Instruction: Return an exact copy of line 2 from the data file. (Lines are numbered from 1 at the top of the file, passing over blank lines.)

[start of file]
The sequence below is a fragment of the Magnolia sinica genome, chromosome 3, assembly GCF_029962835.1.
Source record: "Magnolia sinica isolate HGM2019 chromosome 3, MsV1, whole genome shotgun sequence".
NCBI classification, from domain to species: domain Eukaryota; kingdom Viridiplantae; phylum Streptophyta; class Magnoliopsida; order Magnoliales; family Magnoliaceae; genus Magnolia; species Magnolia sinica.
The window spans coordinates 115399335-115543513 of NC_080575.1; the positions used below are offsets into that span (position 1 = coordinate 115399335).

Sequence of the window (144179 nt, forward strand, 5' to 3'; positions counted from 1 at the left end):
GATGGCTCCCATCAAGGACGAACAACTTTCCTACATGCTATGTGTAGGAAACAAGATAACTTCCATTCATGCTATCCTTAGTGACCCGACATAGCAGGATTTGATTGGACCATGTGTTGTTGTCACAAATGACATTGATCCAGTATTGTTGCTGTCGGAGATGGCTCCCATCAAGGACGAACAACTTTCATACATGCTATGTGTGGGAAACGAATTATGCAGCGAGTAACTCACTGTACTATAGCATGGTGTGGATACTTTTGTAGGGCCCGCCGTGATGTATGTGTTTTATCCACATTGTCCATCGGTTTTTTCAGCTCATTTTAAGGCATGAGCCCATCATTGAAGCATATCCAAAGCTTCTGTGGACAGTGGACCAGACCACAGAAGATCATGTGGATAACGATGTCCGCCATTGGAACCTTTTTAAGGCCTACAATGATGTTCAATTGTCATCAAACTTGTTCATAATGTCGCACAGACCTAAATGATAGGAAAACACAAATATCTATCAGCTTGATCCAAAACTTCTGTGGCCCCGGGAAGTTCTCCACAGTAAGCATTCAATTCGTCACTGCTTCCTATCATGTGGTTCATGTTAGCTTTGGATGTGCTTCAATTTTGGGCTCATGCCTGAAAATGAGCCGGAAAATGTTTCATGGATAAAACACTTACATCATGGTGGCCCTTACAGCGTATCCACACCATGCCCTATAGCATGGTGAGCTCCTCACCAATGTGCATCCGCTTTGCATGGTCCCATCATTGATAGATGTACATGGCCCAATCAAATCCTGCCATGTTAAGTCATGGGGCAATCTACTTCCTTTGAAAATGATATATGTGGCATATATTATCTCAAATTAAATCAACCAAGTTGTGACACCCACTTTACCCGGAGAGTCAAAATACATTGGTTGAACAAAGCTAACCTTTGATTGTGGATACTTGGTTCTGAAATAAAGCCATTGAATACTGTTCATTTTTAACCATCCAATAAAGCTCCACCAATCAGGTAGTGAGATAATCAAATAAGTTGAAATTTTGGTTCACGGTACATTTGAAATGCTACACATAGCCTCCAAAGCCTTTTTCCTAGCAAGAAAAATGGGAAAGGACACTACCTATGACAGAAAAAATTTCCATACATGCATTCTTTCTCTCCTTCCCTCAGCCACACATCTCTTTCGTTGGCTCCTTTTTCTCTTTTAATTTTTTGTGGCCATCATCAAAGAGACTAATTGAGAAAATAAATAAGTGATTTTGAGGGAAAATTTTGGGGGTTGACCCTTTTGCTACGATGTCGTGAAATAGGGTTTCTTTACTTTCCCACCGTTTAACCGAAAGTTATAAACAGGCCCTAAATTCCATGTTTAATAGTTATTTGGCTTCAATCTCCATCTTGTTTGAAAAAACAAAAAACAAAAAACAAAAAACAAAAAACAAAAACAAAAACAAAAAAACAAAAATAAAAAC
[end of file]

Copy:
Source record: "Magnolia sinica isolate HGM2019 chromosome 3, MsV1, whole genome shotgun sequence".